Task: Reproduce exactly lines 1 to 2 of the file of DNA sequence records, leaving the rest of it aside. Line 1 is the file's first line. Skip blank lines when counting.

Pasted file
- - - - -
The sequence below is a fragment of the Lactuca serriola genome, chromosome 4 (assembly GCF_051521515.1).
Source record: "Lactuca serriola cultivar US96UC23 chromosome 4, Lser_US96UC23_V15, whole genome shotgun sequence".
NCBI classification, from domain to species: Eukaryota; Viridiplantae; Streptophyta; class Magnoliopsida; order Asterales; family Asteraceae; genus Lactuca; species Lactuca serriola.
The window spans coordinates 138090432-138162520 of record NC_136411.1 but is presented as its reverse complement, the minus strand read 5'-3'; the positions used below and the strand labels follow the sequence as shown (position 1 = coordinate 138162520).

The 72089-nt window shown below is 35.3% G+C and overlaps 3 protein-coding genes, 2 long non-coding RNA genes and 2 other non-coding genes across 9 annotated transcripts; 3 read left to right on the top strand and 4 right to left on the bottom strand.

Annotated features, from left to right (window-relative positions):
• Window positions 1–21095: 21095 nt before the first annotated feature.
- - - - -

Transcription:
The sequence below is a fragment of the Lactuca serriola genome, chromosome 4 (assembly GCF_051521515.1).
Source record: "Lactuca serriola cultivar US96UC23 chromosome 4, Lser_US96UC23_V15, whole genome shotgun sequence".